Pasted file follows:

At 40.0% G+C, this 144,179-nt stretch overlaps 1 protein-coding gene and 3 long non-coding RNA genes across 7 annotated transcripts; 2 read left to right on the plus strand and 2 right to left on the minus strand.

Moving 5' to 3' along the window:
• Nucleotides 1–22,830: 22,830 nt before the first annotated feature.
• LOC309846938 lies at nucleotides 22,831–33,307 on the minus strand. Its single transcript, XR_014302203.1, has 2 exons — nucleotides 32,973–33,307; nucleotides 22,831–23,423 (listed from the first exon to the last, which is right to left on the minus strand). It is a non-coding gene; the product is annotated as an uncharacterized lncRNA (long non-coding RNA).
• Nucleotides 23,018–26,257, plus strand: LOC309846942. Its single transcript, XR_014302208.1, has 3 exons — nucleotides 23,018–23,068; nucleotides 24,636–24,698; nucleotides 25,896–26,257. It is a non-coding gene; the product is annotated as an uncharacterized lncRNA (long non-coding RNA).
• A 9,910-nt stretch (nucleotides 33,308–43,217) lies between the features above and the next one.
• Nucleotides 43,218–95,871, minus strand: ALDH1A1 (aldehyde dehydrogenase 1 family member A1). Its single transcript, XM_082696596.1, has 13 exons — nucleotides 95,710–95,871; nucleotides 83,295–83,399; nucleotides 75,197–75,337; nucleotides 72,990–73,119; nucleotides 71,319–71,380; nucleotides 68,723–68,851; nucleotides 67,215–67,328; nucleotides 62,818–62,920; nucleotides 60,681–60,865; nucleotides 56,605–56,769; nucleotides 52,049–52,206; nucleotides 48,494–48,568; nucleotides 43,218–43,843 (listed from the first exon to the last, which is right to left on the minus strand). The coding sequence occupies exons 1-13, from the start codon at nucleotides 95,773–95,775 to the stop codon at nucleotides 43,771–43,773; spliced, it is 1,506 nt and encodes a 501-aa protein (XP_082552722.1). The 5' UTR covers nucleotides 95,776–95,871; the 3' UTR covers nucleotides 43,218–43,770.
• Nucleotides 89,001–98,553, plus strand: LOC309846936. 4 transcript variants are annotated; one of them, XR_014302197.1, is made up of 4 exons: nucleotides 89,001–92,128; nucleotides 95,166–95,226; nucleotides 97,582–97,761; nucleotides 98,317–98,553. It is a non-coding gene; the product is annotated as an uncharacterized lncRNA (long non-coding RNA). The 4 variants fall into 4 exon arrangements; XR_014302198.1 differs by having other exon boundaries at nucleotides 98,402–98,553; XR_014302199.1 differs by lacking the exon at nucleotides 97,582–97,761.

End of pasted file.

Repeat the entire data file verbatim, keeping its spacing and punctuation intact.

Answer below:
At 40.0% G+C, this 144,179-nt stretch overlaps 1 protein-coding gene and 3 long non-coding RNA genes across 7 annotated transcripts; 2 read left to right on the plus strand and 2 right to left on the minus strand.

Moving 5' to 3' along the window:
• Nucleotides 1–22,830: 22,830 nt before the first annotated feature.
• LOC309846938 lies at nucleotides 22,831–33,307 on the minus strand. Its single transcript, XR_014302203.1, has 2 exons — nucleotides 32,973–33,307; nucleotides 22,831–23,423 (listed from the first exon to the last, which is right to left on the minus strand). It is a non-coding gene; the product is annotated as an uncharacterized lncRNA (long non-coding RNA).
• Nucleotides 23,018–26,257, plus strand: LOC309846942. Its single transcript, XR_014302208.1, has 3 exons — nucleotides 23,018–23,068; nucleotides 24,636–24,698; nucleotides 25,896–26,257. It is a non-coding gene; the product is annotated as an uncharacterized lncRNA (long non-coding RNA).
• A 9,910-nt stretch (nucleotides 33,308–43,217) lies between the features above and the next one.
• Nucleotides 43,218–95,871, minus strand: ALDH1A1 (aldehyde dehydrogenase 1 family member A1). Its single transcript, XM_082696596.1, has 13 exons — nucleotides 95,710–95,871; nucleotides 83,295–83,399; nucleotides 75,197–75,337; nucleotides 72,990–73,119; nucleotides 71,319–71,380; nucleotides 68,723–68,851; nucleotides 67,215–67,328; nucleotides 62,818–62,920; nucleotides 60,681–60,865; nucleotides 56,605–56,769; nucleotides 52,049–52,206; nucleotides 48,494–48,568; nucleotides 43,218–43,843 (listed from the first exon to the last, which is right to left on the minus strand). The coding sequence occupies exons 1-13, from the start codon at nucleotides 95,773–95,775 to the stop codon at nucleotides 43,771–43,773; spliced, it is 1,506 nt and encodes a 501-aa protein (XP_082552722.1). The 5' UTR covers nucleotides 95,776–95,871; the 3' UTR covers nucleotides 43,218–43,770.
• Nucleotides 89,001–98,553, plus strand: LOC309846936. 4 transcript variants are annotated; one of them, XR_014302197.1, is made up of 4 exons: nucleotides 89,001–92,128; nucleotides 95,166–95,226; nucleotides 97,582–97,761; nucleotides 98,317–98,553. It is a non-coding gene; the product is annotated as an uncharacterized lncRNA (long non-coding RNA). The 4 variants fall into 4 exon arrangements; XR_014302198.1 differs by having other exon boundaries at nucleotides 98,402–98,553; XR_014302199.1 differs by lacking the exon at nucleotides 97,582–97,761.